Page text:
A helpful article from Danny McCance at the ICAEW Economia Magazine around HMRC and the restaurant industry.
The Revenue is targeting restaurants and takeaways as part of a crackdown on tax evasion
They account for 26% of businesses “named and shamed” by HMRC. Restaurants and takeaways account for 200 of 775 on HMRC’s current list of deliberate tax defaulters, according to accountancy firm BDO.
The firm says that restaurants are at higher risk of under-declaring taxes due to the high volume of cash transactions they deal with.
HMRC is thought to be particularly focused on taxes lost through tips and can pursue businesses with incorrect tips schemes for unpaid taxes, plus interest and penalties.
Some examples include a Chinese takeaway in Bangor that defaulter on £158,000 of tax between 2012 and 2016, which has been given a £77,000 fine, or an Indian restaurant in Luton facing a £310,000 for defaulting on £413,000 worth of taxes.
Dominic Arnold, partner at BDO said that HMRC’s crackdown on tax evaders “continues with gusto” and pointed to “a range of task forces now focused on investigating the restaurant industry”.
“The use of task forces has proved very effective in the past and businesses need to be aware HMRC is going to continue to throw this kind of concentrated effort at the sector,” he added.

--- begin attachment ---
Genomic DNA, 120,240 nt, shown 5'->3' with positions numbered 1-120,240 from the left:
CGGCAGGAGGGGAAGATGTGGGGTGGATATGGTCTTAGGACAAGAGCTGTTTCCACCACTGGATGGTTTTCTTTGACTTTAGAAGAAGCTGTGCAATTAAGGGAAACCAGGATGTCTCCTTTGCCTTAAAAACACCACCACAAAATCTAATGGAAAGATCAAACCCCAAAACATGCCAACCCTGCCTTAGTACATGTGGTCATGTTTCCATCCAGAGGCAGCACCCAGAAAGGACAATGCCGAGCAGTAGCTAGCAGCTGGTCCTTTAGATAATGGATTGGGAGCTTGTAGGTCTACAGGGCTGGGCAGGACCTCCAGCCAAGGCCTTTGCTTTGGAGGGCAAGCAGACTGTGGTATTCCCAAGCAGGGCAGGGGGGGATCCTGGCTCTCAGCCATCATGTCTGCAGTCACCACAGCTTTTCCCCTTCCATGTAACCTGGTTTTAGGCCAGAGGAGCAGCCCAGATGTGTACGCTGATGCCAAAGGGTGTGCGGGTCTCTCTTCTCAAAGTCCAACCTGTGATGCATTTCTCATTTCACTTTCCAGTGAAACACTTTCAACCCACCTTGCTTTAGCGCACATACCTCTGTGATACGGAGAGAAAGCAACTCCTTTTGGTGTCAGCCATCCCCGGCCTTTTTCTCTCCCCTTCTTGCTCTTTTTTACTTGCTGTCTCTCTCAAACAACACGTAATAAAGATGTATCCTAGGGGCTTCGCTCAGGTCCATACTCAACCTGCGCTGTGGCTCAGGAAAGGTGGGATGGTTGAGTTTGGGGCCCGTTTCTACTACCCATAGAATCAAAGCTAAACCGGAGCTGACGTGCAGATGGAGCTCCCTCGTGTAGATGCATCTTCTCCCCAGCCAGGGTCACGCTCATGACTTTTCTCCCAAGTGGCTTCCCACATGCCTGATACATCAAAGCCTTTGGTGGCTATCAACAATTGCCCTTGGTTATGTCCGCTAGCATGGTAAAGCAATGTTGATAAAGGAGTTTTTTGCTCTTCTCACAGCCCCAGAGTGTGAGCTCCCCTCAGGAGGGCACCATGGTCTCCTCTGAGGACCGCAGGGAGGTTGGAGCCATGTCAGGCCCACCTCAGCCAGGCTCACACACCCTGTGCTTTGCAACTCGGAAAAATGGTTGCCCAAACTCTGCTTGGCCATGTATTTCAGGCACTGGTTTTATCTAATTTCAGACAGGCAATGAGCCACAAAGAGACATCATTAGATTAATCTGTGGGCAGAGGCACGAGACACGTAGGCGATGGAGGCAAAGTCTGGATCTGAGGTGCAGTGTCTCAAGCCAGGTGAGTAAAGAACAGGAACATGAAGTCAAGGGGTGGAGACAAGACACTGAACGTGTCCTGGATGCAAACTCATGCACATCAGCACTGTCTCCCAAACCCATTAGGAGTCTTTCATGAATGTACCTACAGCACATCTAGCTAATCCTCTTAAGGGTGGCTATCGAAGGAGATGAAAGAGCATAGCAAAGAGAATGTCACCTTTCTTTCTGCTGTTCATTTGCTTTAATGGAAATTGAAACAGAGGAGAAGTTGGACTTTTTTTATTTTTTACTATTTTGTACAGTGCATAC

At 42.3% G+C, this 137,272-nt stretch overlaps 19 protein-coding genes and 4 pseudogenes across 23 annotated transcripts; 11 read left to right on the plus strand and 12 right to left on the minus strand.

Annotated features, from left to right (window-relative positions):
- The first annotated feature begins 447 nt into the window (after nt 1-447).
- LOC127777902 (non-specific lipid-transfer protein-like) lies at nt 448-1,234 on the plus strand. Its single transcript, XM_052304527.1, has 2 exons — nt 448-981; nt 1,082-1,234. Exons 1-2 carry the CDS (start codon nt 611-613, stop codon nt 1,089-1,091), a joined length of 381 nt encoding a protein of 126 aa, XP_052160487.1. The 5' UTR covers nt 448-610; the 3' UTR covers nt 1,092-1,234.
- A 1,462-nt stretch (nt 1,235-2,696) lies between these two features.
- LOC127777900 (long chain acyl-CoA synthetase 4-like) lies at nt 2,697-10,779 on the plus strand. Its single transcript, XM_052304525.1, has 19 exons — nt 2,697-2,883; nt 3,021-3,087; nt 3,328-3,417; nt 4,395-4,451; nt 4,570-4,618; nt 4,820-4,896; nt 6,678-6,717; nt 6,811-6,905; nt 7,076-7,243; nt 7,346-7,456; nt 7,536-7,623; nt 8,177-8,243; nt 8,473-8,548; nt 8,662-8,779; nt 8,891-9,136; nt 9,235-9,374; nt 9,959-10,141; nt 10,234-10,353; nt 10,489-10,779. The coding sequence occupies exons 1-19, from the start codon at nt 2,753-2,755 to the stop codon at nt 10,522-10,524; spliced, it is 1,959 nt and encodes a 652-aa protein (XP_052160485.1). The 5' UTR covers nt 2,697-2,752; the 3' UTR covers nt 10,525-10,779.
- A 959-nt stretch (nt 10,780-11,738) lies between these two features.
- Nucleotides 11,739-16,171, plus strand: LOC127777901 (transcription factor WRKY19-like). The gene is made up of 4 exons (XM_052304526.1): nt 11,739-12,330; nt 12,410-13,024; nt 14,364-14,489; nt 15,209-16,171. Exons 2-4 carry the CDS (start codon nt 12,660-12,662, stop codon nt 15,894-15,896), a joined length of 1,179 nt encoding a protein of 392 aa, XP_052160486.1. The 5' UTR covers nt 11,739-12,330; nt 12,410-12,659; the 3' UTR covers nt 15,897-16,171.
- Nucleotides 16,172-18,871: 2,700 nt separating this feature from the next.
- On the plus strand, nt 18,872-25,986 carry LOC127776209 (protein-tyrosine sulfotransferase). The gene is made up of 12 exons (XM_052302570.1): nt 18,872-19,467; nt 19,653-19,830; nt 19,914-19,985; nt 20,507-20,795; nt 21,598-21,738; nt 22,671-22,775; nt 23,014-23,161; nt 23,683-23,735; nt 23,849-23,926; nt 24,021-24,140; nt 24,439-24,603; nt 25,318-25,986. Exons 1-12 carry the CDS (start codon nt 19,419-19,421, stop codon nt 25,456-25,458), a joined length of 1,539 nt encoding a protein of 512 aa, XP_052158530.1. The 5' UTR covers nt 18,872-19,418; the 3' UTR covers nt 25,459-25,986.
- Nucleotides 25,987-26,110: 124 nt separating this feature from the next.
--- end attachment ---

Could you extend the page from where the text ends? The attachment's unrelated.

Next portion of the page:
“We will continue to make sure that every business, no matter their size or industry, pays all the taxes due under UK law and we won’t settle for less," an HMRC spokesperson said.
Meanwhile, Kingston Smith have also warned young entrepreneurs using social media platforms to to make money to ensure they don't unwittingly fall foul of tax legislation.
“Young people who have found ways, or more likely have been shown ways, to monetise their role as influencers on Instagram or entertainers on YouTube should be wary of the taxman,” said Guy Sterling, tax partner at Kingston Smith.
He said that it may come as a surprise to many but HMRC is monitoring such sites.
"Earnings from what teenage tyros might view as fun endeavours need to be declared. Failure to do so will end in tears," Sterling said.
Economia: - HMRC turns up heat on restaurant industry.